• Other specialities are not available after hours. As much of the most important definitive patient care comes from specialist input (gastroenterologists doing scopes, cardiologists doing caths, surgeons operating, etc), one cannot expect much improvement in the quality of patient management in the ICU (or ED) without these people being around. If the patient needs a relook laparotomy, and the surgeon is not available until the next morning, even a hundred evening intensivists will not be able to improve their outcome.
  • Only large intensive care units would be able to justify providing evening or night cover. Smaller units, running with fewer full time specialists, would not be able to expand the roster in this way. To provide specialist care after hours in major metropolitan centres would therefore further exacerbate the rural-urban inequality in healthcare access. If you get sick in Prahan, you'd get Chris Nickson resuscitating you, whereas if you get sick in Bathurst, you would merely get an on-call yartsev.  
  • Evening and night shifts, with their effect on sleep patterns and fatigue, would have an effect on physician performance and burnout. Already ICU is a speciality which places substantial stresses on its practitioners, and increasing the level of physical and emotional exhaustion experienced by these people will just lead to early retirement and poor senior staff retention. 
  • Senior specialists are not cheap. It remains to be seen whether there is a benefit to patient care from after-hours rostering which could justify the cost of hiring additional senior staff. As an outlandishly extreme example, to go from a 9-to-5 model to a 24/7 three-shifts-a-day model may require a doubling or tripling of the ICU medical specialist workforce. This does not look good for the ICU budget.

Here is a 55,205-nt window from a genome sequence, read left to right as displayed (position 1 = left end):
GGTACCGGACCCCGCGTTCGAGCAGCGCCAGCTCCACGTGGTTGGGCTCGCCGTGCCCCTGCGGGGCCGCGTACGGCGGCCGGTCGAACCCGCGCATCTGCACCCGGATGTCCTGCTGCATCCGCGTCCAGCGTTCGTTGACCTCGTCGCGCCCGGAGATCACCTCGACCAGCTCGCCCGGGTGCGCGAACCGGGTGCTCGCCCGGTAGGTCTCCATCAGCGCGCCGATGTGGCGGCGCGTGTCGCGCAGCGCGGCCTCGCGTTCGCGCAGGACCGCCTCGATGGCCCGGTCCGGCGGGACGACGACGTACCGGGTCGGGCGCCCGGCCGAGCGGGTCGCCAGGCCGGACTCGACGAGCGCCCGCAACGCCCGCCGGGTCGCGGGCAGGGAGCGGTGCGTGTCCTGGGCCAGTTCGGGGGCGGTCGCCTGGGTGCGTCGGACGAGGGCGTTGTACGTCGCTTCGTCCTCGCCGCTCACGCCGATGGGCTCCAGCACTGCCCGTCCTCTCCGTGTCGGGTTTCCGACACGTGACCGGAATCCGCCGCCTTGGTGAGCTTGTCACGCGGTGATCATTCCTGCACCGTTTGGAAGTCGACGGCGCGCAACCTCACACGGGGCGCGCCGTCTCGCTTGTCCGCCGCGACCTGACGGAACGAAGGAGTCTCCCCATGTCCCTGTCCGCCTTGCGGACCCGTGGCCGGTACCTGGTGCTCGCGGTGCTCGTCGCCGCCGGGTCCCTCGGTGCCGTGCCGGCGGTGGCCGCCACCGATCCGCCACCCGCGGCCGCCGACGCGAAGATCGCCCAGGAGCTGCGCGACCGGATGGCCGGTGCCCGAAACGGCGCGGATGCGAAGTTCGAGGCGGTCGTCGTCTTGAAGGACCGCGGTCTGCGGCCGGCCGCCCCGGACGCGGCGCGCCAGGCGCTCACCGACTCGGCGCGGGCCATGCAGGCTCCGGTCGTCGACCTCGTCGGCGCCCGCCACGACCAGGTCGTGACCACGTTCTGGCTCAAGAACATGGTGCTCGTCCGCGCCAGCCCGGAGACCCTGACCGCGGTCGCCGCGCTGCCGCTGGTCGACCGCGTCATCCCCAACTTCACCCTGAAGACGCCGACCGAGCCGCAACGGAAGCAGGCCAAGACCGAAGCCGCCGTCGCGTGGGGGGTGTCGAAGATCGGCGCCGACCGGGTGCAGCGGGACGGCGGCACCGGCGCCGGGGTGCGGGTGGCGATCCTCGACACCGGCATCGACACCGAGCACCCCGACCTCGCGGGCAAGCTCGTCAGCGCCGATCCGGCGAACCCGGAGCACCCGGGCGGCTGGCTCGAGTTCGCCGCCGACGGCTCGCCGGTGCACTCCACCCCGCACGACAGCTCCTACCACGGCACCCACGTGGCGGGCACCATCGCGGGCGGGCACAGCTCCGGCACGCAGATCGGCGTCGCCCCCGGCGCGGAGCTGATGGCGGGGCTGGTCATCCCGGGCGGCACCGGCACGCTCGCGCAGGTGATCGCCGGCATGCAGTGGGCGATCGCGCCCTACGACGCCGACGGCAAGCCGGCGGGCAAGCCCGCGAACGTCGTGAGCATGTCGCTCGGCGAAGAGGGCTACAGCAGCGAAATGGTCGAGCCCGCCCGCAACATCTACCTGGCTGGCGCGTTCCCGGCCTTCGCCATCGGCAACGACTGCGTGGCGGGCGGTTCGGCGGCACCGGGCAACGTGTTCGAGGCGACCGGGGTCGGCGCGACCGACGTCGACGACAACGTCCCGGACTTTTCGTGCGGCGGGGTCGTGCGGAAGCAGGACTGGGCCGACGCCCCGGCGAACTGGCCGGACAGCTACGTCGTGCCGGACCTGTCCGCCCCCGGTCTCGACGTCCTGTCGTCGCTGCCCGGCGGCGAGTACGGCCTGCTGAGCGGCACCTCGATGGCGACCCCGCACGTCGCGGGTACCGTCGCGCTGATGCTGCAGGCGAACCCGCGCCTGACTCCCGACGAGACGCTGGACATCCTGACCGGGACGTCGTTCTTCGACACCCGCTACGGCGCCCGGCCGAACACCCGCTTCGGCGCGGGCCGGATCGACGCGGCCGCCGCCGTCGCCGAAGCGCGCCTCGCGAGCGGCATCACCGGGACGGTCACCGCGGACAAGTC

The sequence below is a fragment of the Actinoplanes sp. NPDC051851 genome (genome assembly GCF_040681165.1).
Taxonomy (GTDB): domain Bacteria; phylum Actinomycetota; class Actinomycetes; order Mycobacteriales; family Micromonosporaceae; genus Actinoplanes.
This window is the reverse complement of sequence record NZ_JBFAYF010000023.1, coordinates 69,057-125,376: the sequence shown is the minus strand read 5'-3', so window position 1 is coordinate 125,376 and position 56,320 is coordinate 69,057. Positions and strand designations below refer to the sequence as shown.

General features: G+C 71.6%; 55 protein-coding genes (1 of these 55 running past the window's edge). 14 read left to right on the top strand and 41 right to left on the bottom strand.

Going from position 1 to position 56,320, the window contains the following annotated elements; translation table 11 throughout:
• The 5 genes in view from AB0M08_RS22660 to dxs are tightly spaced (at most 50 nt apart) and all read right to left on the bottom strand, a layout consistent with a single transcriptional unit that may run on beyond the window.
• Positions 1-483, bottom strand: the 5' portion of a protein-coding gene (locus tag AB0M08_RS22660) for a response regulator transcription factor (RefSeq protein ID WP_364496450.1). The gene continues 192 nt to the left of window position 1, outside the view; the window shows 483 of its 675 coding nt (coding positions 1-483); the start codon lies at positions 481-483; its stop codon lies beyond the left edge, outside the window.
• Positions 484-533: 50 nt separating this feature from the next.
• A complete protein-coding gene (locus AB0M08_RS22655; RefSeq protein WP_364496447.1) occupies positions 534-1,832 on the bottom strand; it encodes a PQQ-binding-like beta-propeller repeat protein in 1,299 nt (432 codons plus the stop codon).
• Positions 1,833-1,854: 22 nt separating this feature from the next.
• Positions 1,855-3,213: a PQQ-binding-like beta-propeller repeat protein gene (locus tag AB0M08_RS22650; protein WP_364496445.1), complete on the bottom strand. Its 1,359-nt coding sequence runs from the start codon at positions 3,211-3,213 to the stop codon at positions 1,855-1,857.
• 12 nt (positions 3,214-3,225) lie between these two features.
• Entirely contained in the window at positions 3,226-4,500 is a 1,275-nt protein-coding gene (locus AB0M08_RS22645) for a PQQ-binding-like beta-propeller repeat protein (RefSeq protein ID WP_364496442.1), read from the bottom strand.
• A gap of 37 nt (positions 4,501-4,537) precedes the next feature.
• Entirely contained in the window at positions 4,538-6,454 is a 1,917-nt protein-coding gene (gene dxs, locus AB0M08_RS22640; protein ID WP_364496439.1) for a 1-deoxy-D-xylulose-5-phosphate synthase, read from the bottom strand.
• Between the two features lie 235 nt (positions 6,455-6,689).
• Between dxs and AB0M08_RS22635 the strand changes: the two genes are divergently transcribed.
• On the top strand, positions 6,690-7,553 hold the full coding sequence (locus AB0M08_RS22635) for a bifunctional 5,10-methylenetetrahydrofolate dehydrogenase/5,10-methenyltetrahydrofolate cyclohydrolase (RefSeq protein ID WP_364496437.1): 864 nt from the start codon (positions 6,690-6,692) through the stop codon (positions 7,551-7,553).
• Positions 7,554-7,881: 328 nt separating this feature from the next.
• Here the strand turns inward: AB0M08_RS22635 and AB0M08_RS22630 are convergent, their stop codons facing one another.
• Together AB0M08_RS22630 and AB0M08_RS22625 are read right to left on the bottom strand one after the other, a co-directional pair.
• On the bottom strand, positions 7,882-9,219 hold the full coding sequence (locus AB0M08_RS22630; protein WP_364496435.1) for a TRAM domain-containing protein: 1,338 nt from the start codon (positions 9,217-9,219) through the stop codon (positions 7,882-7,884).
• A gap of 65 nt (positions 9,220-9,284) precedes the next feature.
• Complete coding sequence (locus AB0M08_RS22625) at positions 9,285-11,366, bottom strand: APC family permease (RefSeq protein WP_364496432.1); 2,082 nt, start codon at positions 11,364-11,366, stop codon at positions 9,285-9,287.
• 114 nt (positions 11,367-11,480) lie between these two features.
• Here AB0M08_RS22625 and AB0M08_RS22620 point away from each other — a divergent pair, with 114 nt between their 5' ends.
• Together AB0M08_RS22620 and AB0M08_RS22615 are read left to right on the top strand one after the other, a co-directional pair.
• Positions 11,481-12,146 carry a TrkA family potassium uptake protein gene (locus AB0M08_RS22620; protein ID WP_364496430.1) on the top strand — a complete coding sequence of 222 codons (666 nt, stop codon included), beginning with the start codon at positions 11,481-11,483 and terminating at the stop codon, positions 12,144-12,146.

What is the evidence? Some data suggest that the presence of an intensive care specialist is beneficial. For example, Arabi et al (2006) observed patient mortality in a hospital from Saudi Arabia where intensivists are rostered 24/7. The authors observed that there was no major difference in mortality in that ICU, no matter what time of day or night you were admitted there. This is entirely unlike other studies (eg. Bhongari et al, 2011) which demonstrate a clear increase in mortality during the out-of-hours and weekend periods. The authors concluded that it must have been the consistent intensivist input that made the outcomes stable and positive.

Other data suggests that evening or night staffing of ICUs with senior staff does not improve mortality. For example, Wallace et al (2012) and Kerlin et al (2013) did not find any mortality benefit from night-time intensivist cover. Garland et al (2011) looked at something completely different - nonintensivist staff satisfaction - and found that basically everyone hated having an intensivist around at night. Nurses reported more "role conflict"and junior staff reported less autonomy, which basically means that the intensivists compulsively micromanaged everything and stuck their nose in everybody's business. The intensivists, on the other hand, loved the shiftwork lifestyle. The same feedback comes through from reading Wise & Frost (2006). The authors, speaking from two years of experience in a large British ICU, reported marked improvement in their quality of life, arising mainly from uninterrupted sleep. 

And this last point is a convenient segue into the chapter on the strategies to mitigate fatigue in the ICU medical workforce.